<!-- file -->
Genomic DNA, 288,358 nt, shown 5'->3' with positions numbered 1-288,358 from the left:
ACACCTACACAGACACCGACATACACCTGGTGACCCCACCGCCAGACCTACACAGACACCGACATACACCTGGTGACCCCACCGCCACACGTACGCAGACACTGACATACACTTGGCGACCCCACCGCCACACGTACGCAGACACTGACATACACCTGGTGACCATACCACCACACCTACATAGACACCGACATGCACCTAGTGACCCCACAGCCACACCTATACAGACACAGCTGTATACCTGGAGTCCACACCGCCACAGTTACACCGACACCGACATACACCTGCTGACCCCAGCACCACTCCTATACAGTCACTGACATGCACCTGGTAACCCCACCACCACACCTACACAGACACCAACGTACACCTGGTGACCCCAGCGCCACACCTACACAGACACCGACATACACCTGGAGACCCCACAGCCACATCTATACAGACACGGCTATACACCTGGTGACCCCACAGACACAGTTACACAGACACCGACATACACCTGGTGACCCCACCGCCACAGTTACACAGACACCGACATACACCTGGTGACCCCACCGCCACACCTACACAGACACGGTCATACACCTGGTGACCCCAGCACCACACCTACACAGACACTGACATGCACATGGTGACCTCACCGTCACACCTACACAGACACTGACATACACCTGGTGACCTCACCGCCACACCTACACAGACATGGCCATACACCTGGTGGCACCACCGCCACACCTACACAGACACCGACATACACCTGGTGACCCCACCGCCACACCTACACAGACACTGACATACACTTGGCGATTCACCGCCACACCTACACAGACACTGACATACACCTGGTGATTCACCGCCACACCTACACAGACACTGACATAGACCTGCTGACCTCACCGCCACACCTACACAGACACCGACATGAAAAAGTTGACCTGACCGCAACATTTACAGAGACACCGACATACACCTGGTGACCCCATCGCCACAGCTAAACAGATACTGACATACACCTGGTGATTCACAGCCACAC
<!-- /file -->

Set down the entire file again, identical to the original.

Genomic DNA, 288,358 nt, shown 5'->3' with positions numbered 1-288,358 from the left:
ACACCTACACAGACACCGACATACACCTGGTGACCCCACCGCCAGACCTACACAGACACCGACATACACCTGGTGACCCCACCGCCACACGTACGCAGACACTGACATACACTTGGCGACCCCACCGCCACACGTACGCAGACACTGACATACACCTGGTGACCATACCACCACACCTACATAGACACCGACATGCACCTAGTGACCCCACAGCCACACCTATACAGACACAGCTGTATACCTGGAGTCCACACCGCCACAGTTACACCGACACCGACATACACCTGCTGACCCCAGCACCACTCCTATACAGTCACTGACATGCACCTGGTAACCCCACCACCACACCTACACAGACACCAACGTACACCTGGTGACCCCAGCGCCACACCTACACAGACACCGACATACACCTGGAGACCCCACAGCCACATCTATACAGACACGGCTATACACCTGGTGACCCCACAGACACAGTTACACAGACACCGACATACACCTGGTGACCCCACCGCCACAGTTACACAGACACCGACATACACCTGGTGACCCCACCGCCACACCTACACAGACACGGTCATACACCTGGTGACCCCAGCACCACACCTACACAGACACTGACATGCACATGGTGACCTCACCGTCACACCTACACAGACACTGACATACACCTGGTGACCTCACCGCCACACCTACACAGACATGGCCATACACCTGGTGGCACCACCGCCACACCTACACAGACACCGACATACACCTGGTGACCCCACCGCCACACCTACACAGACACTGACATACACTTGGCGATTCACCGCCACACCTACACAGACACTGACATACACCTGGTGATTCACCGCCACACCTACACAGACACTGACATAGACCTGCTGACCTCACCGCCACACCTACACAGACACCGACATGAAAAAGTTGACCTGACCGCAACATTTACAGAGACACCGACATACACCTGGTGACCCCATCGCCACAGCTAAACAGATACTGACATACACCTGGTGATTCACAGCCACAC